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Your Virtual Cockpit?

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#321 J2_SteveF

  • Posts: 996
  • LocationLondon, UK

Posted 06 February 2014 - 08:35

Procy, I definitely recommend the Slaw pedals.
I got a pair as a Christmas present to me :)

They are one of those standout Sim purchases.
Top quality engineering.
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#322 Proccy

  • Posts: 1675

Posted 06 February 2014 - 08:48

Hi WW1EAF_Brigs, thanks mate will look into when these die. I know they don't look great but they work real well.
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Lieut. (A./Capt.) Andrew Weatherby Beauchamp-Proctor, D.S.O., M.C., D.F.C., No. 84 Sqn., R.A. Force.

#323 J2_SteveF

  • Posts: 996
  • LocationLondon, UK

Posted 06 February 2014 - 09:11

Sorry Proccy I meant to address that to Pointy as he is looking at the Slaw and Crosswind pedals.

Your pedals look good IMO. More like aircraft pedals than the off the shelf offerings from CH and Saitek
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#324 Pointy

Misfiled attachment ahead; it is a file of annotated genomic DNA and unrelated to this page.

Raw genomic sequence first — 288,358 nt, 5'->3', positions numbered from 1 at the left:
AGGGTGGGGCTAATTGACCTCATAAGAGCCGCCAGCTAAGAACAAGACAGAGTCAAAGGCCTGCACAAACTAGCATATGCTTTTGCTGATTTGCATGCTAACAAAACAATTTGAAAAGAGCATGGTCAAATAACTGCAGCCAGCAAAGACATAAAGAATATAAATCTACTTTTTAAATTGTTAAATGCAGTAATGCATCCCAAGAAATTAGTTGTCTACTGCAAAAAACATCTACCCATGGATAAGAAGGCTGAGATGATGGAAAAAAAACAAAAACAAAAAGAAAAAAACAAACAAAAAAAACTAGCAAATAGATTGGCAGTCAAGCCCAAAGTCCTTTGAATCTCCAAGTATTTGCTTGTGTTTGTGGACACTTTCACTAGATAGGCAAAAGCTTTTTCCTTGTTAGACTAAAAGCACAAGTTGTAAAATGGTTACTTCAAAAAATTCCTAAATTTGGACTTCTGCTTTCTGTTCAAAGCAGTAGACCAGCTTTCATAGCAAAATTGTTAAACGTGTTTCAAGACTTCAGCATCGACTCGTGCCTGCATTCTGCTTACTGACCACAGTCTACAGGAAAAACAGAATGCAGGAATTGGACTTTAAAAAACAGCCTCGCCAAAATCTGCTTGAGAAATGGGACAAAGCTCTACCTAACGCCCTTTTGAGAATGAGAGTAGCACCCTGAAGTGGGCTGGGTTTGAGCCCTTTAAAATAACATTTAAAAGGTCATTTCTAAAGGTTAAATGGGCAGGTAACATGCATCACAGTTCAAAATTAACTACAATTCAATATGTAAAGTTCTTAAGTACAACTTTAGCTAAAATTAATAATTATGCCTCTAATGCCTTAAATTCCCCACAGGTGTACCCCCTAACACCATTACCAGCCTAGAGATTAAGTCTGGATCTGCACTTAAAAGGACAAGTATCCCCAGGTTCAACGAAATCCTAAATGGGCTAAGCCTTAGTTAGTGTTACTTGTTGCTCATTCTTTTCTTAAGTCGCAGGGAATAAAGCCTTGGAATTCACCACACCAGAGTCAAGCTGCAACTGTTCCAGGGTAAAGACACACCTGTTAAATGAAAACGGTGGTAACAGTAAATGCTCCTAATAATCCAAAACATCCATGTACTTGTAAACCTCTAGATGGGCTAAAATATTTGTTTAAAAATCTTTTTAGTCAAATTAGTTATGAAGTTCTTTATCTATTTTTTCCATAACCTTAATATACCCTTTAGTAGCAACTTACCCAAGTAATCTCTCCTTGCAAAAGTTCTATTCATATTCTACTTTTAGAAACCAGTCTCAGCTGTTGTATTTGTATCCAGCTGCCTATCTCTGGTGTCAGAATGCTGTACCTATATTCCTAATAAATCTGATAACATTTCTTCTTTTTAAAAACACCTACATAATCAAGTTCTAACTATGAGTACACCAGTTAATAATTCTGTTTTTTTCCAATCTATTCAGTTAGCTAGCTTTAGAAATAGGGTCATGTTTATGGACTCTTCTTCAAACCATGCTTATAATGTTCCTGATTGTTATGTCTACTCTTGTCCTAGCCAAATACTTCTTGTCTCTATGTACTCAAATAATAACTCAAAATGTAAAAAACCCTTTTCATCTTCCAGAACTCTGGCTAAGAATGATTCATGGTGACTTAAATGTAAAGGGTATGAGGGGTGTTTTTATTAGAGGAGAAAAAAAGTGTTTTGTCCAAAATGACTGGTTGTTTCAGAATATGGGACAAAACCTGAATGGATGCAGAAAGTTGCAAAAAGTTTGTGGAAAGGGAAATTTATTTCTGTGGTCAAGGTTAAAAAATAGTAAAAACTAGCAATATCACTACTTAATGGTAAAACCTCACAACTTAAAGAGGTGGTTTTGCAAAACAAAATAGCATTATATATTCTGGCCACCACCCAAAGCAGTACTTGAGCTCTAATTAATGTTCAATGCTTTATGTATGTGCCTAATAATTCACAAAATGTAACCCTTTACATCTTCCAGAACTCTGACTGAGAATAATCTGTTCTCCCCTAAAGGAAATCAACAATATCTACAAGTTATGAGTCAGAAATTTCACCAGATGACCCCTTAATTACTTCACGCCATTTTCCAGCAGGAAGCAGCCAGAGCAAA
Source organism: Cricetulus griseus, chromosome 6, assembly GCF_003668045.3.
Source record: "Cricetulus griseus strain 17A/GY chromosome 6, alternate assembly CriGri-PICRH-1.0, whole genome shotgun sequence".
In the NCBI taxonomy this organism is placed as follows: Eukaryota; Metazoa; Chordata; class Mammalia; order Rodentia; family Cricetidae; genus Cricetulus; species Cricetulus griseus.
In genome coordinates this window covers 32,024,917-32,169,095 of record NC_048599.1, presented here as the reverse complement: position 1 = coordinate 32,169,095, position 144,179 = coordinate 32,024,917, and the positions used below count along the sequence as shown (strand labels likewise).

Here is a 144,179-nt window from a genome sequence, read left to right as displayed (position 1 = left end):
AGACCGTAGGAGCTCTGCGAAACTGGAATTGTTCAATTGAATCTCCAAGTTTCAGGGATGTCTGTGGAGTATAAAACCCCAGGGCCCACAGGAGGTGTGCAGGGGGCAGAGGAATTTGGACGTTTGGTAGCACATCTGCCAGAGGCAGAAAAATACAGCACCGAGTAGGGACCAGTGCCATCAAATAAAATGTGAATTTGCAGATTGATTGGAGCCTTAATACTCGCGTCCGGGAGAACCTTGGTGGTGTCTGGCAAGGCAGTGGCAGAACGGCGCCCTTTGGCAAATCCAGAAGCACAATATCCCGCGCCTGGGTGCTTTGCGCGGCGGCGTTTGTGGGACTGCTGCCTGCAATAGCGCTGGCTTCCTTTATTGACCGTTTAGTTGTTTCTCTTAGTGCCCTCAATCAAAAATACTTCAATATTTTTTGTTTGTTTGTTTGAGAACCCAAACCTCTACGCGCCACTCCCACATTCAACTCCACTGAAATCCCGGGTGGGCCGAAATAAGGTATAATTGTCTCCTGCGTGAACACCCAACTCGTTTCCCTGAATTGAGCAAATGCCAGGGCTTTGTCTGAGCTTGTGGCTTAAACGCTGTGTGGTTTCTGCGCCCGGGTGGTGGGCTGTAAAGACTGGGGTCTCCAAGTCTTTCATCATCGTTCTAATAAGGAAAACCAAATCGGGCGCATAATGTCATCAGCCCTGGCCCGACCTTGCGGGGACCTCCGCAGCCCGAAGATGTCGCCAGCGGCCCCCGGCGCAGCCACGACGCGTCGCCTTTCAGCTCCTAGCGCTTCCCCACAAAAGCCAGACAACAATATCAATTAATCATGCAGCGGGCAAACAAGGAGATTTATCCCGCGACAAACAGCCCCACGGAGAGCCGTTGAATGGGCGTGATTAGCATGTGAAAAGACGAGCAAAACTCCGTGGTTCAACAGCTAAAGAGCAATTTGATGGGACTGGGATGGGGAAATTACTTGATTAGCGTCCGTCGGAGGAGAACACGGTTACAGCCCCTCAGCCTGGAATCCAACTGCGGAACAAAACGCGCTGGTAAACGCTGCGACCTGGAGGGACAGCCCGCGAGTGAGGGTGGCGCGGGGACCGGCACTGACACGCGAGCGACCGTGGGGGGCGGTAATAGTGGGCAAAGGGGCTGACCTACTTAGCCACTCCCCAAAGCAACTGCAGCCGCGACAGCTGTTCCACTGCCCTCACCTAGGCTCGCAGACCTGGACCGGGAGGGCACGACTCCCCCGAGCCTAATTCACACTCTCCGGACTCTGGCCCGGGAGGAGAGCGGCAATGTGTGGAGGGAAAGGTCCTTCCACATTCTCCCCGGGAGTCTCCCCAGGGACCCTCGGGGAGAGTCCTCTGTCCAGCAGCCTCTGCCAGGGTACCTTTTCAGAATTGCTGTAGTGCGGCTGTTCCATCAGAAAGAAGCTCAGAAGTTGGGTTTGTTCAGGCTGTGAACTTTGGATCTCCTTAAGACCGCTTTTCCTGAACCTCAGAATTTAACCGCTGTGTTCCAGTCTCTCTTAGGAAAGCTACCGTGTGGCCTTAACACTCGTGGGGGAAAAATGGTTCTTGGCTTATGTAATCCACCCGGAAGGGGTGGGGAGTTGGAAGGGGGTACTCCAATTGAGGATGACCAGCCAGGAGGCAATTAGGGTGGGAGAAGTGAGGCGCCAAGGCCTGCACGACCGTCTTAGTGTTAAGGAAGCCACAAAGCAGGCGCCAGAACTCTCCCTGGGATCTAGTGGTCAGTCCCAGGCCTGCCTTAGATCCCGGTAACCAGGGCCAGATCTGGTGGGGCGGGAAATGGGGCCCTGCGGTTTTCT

• Posts: 119

Posted 06 February 2014 - 10:41

Lol, that was a bit of foot in mouth there Brigs….lol…..Pointy, not Proccy….lol

Yeah I was impressed with the toe styles, looks authentic.

I should find some time to modify the Saitek combats (they probably could be just greased up) but those Slaws have me fixated….lol…..

The missus already thinks I'm mad, maybe I can get away with just one more purchase…..lol…..she gets a flippen cat and I get some Slaws… :D
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#325 J2_SteveF

  • Posts: 996
  • LocationLondon, UK

Posted 06 February 2014 - 11:39

Sounds fair to me :)

The Slaws turned up when she was out and when questioned they cost 50 quid LOL

Minister of entertainment in my house she is ;)
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#326 Ironwrench

  • Posts: 20

Posted 19 April 2014 - 16:39